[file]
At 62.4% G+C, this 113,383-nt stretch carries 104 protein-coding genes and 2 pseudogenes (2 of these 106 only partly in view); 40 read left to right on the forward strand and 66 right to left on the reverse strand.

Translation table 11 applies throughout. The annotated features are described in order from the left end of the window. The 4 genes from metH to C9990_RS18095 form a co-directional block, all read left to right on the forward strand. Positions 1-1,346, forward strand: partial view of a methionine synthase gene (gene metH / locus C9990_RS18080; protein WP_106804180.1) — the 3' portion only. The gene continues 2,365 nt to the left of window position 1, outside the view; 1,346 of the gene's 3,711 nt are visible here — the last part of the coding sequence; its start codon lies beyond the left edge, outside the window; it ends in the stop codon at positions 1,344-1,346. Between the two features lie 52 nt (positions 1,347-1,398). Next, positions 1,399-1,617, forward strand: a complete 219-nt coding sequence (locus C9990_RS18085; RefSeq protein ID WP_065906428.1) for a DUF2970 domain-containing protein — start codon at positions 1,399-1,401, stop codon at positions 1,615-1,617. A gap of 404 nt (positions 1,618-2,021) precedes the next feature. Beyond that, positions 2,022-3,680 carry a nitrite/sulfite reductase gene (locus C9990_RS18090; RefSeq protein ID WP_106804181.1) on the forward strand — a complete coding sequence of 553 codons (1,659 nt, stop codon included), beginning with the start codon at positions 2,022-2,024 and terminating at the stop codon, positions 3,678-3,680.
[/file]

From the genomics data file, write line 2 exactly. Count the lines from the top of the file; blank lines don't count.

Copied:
Translation table 11 applies throughout. The annotated features are described in order from the left end of the window. The 4 genes from metH to C9990_RS18095 form a co-directional block, all read left to right on the forward strand. Positions 1-1,346, forward strand: partial view of a methionine synthase gene (gene metH / locus C9990_RS18080; protein WP_106804180.1) — the 3' portion only. The gene continues 2,365 nt to the left of window position 1, outside the view; 1,346 of the gene's 3,711 nt are visible here — the last part of the coding sequence; its start codon lies beyond the left edge, outside the window; it ends in the stop codon at positions 1,344-1,346. Between the two features lie 52 nt (positions 1,347-1,398). Next, positions 1,399-1,617, forward strand: a complete 219-nt coding sequence (locus C9990_RS18085; RefSeq protein ID WP_065906428.1) for a DUF2970 domain-containing protein — start codon at positions 1,399-1,401, stop codon at positions 1,615-1,617. A gap of 404 nt (positions 1,618-2,021) precedes the next feature. Beyond that, positions 2,022-3,680 carry a nitrite/sulfite reductase gene (locus C9990_RS18090; RefSeq protein ID WP_106804181.1) on the forward strand — a complete coding sequence of 553 codons (1,659 nt, stop codon included), beginning with the start codon at positions 2,022-2,024 and terminating at the stop codon, positions 3,678-3,680.